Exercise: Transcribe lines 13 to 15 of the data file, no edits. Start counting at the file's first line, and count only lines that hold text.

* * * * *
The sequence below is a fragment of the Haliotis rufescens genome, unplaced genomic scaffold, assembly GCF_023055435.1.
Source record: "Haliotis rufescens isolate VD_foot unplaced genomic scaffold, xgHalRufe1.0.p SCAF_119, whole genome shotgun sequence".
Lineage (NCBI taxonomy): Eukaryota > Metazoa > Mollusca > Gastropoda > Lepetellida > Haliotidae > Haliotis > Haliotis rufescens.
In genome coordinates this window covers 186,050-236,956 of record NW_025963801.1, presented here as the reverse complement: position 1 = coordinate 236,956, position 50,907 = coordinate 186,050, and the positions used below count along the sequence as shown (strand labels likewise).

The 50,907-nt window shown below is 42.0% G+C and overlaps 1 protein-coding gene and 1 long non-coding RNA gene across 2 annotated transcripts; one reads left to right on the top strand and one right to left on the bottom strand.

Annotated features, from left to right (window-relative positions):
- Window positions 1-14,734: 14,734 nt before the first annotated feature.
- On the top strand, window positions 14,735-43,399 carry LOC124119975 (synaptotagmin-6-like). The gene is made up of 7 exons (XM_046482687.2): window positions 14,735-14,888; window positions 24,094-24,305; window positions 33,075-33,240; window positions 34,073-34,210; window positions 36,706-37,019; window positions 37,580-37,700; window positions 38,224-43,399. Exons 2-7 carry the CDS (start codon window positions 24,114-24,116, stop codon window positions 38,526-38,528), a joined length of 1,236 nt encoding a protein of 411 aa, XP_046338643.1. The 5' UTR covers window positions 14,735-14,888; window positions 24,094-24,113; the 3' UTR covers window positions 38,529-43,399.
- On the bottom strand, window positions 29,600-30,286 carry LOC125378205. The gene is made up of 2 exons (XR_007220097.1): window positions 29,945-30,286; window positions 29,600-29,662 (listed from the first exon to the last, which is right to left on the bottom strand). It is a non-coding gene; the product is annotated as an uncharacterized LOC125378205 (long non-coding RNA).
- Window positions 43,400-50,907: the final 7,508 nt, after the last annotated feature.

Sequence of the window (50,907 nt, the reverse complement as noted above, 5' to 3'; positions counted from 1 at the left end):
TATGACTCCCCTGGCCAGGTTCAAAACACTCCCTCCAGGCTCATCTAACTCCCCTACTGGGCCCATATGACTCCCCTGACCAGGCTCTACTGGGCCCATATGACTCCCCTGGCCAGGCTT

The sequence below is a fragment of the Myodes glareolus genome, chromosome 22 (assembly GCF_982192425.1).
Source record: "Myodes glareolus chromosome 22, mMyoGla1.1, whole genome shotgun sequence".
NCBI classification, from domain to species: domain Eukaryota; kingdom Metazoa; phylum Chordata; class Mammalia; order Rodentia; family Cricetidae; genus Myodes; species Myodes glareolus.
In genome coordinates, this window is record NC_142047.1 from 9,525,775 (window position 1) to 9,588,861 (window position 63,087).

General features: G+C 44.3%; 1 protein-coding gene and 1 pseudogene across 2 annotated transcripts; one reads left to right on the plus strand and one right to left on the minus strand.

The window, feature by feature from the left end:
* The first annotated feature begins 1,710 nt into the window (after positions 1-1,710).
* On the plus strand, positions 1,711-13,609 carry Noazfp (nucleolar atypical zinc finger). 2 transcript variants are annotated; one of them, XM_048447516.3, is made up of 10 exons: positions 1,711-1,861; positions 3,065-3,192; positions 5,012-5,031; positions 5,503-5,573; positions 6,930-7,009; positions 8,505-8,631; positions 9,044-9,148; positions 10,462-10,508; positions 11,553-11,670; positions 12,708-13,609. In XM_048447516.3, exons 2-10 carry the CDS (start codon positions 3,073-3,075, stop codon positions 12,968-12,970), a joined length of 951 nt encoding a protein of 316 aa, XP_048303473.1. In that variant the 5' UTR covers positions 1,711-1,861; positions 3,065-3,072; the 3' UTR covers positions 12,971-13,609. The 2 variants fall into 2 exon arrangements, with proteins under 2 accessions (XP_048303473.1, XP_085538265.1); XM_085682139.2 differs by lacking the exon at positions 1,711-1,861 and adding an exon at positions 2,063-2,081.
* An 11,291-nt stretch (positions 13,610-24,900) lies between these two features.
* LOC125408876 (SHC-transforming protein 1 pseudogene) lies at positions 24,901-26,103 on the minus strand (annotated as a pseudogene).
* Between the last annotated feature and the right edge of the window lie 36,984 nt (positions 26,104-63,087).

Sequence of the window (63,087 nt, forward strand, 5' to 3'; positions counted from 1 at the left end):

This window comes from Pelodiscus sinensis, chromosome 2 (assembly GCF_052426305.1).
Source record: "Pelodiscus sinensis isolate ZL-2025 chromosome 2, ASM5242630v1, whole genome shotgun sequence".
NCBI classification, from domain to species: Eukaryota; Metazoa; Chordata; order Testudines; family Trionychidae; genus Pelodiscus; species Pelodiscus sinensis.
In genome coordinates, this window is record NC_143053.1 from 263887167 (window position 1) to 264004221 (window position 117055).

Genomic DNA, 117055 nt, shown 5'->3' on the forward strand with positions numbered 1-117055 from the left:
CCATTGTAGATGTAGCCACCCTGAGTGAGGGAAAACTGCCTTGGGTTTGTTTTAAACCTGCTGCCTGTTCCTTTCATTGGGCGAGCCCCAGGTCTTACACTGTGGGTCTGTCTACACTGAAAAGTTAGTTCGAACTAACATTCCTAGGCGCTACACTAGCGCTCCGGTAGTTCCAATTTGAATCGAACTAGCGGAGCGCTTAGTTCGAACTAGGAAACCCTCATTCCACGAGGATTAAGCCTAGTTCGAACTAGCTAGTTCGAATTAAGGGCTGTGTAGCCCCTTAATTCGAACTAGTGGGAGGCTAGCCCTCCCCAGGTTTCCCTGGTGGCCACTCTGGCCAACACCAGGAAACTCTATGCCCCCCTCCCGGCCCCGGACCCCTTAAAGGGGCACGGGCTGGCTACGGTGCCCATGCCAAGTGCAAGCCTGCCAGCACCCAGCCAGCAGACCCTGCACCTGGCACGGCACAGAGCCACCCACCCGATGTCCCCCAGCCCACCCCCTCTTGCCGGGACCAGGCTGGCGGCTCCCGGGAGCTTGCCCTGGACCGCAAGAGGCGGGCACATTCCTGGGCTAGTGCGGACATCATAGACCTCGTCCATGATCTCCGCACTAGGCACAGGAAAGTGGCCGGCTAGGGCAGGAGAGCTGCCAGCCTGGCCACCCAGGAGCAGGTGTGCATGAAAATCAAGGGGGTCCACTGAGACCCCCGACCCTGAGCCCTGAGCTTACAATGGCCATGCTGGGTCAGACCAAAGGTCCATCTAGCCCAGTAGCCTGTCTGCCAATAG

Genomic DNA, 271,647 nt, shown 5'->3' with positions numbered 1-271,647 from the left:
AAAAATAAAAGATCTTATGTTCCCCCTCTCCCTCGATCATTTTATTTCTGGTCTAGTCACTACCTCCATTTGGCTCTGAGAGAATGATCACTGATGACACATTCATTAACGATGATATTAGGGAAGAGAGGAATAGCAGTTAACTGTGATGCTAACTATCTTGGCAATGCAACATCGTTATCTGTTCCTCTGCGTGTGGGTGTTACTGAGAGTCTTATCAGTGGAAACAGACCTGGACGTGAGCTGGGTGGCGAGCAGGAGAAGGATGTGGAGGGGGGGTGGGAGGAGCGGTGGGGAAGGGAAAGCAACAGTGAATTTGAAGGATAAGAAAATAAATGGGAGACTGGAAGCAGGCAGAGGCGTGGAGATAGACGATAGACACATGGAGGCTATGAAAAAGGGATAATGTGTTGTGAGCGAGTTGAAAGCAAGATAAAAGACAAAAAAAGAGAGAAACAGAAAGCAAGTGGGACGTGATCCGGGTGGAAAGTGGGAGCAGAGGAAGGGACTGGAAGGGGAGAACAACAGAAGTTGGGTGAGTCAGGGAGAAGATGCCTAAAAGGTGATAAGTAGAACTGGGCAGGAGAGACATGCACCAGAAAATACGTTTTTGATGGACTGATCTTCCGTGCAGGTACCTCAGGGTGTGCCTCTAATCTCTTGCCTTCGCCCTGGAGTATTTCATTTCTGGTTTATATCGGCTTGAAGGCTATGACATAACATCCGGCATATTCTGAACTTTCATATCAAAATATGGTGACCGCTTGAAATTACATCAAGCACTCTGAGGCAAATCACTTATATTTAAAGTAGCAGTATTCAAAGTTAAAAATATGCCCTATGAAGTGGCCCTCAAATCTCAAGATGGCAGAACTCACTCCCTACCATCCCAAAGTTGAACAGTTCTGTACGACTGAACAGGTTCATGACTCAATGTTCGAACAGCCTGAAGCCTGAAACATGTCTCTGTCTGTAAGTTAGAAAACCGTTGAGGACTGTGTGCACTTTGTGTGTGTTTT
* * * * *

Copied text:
The sequence below is a fragment of the Myodes glareolus genome, chromosome 22 (assembly GCF_982192425.1).
Source record: "Myodes glareolus chromosome 22, mMyoGla1.1, whole genome shotgun sequence".
NCBI classification, from domain to species: domain Eukaryota; kingdom Metazoa; phylum Chordata; class Mammalia; order Rodentia; family Cricetidae; genus Myodes; species Myodes glareolus.